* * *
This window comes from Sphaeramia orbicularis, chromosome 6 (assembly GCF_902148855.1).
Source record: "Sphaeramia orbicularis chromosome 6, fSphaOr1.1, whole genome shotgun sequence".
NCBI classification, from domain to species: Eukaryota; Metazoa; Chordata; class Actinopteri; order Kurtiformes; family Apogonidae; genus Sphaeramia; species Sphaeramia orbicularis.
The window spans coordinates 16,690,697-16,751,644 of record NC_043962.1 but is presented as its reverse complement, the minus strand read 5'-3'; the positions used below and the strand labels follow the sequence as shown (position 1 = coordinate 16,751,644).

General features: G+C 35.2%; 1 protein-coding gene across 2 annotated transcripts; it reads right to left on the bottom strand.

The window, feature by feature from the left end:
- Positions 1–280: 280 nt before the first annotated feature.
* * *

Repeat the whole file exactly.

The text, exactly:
This window comes from Sphaeramia orbicularis, chromosome 6 (assembly GCF_902148855.1).
Source record: "Sphaeramia orbicularis chromosome 6, fSphaOr1.1, whole genome shotgun sequence".
NCBI classification, from domain to species: Eukaryota; Metazoa; Chordata; class Actinopteri; order Kurtiformes; family Apogonidae; genus Sphaeramia; species Sphaeramia orbicularis.
The window spans coordinates 16,690,697-16,751,644 of record NC_043962.1 but is presented as its reverse complement, the minus strand read 5'-3'; the positions used below and the strand labels follow the sequence as shown (position 1 = coordinate 16,751,644).

General features: G+C 35.2%; 1 protein-coding gene across 2 annotated transcripts; it reads right to left on the bottom strand.

The window, feature by feature from the left end:
- Positions 1–280: 280 nt before the first annotated feature.